Posts with «dolly» label

Simple Camera Slider Adds a Dimension or Two to Your Shots

Camera sliders are a popular build, and properly executed they can make for impressive shots for both time-lapse sequences or real-time action. But they seem best suited for long shots, as dollying a camera in a straight line just moves subjects close to the camera through the frame.

This slider with both pan and tilt axes can make moving close-ups a lot easier. With his extremely detailed build log, [Dejan Nedalkovski] shows how he went about building his with only the simplest of materials and tools. The linear rail is simply a couple of pieces of copper pipe supported by an MDF frame. The camera trolley rides the rails on common skateboard bearings and is driven by a NEMA-17 stepper, as are the pan and tilt axes. [Dejan] also provided a barn-door style pivot to tilt the camera relative to the rails, allowing the camera to slide up and down an inclined plane for really interesting shots. The controller uses an Arduino and a joystick to drive the camera manually, or the rig can be programmed to move smoothly between preset points.

This is a step beyond a simple slider and feels a little more like full-blown motion control. We’ve got a feeling some pretty dramatic shots would be possible with such a rig, and the fact that it’s a simple build is just icing on the cake.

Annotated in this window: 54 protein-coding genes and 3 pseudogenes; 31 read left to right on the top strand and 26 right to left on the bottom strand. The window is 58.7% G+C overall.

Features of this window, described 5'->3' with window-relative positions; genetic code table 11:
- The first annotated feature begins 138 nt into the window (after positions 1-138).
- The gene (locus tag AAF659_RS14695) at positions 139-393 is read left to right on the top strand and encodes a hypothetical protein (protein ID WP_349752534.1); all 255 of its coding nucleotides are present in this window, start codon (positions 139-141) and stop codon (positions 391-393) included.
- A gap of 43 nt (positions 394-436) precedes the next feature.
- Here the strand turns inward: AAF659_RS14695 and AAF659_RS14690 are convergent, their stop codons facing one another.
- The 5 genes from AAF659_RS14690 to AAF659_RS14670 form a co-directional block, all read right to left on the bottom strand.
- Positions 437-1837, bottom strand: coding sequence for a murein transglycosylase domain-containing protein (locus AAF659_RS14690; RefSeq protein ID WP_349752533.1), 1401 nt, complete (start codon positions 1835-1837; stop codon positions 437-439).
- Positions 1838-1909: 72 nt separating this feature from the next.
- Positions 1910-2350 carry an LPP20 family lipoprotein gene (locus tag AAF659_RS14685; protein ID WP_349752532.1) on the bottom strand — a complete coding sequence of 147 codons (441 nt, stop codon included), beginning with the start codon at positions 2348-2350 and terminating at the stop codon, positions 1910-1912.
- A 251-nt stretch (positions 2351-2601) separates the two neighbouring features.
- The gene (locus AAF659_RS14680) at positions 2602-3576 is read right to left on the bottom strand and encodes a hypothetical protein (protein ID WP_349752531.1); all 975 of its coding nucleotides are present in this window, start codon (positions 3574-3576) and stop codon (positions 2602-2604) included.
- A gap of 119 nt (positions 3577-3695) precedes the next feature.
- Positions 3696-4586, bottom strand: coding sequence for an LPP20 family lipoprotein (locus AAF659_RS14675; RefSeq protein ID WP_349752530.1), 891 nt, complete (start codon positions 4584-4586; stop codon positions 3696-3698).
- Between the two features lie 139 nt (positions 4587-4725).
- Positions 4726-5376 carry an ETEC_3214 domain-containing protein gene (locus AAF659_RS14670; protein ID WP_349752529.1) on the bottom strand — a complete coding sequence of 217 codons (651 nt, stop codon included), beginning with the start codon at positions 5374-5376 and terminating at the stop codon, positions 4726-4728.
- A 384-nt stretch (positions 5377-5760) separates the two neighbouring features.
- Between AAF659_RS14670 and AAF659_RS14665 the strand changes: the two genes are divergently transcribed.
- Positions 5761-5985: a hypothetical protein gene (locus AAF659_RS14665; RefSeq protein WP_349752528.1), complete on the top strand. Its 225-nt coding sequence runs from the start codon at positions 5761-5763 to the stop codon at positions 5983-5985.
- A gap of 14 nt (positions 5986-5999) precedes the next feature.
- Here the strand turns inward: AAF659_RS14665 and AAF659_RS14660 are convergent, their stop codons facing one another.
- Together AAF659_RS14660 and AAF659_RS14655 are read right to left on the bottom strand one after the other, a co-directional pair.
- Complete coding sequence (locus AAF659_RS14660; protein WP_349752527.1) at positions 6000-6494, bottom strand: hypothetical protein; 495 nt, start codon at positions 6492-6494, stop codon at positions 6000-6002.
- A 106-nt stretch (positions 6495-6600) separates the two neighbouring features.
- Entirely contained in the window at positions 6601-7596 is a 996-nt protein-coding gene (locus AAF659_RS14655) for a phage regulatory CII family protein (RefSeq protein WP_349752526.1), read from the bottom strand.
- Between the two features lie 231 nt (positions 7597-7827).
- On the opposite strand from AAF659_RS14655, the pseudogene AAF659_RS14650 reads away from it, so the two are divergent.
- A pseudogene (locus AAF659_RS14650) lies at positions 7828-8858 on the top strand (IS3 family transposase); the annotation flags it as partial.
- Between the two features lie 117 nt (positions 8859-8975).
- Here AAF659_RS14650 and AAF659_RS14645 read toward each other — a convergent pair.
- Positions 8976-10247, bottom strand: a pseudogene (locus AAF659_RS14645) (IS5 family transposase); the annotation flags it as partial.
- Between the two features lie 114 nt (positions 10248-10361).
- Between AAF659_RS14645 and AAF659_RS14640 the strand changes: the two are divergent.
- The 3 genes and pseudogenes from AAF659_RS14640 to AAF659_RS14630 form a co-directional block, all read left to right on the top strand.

Versatile motion dolly for time lapse photography

This beautiful build is a motion dolly for making time-lapse videos. It is at a point where you could consider it complete. After all, the segments featured in the video after the break look marvelous. But [Scottpotamas] has a few additions planned and it sounds like it won’t belong before he accomplishes his goals.

The build is a linear rail on which the camera rides. In the image above you can see the stepper motor which moves the camera mounted at the far end of the rig. This is controlled by an Arduino. Currently the camera is responsible for timing the capture of the images, but [Scottpotamas] says the firmware is nearly ready to hand this responsiblity over to the Arduino. The system is modular, with a simple setting for the length of the track. This way he can swap out for a longer or shorter rail which only takes about five minutes. He also included support for a panning mount for the camera. It allows the control box can be programmed to keep the subject centered in the frame as the camera slides along the track.

[via Reddit]


Filed under: digital cameras hacks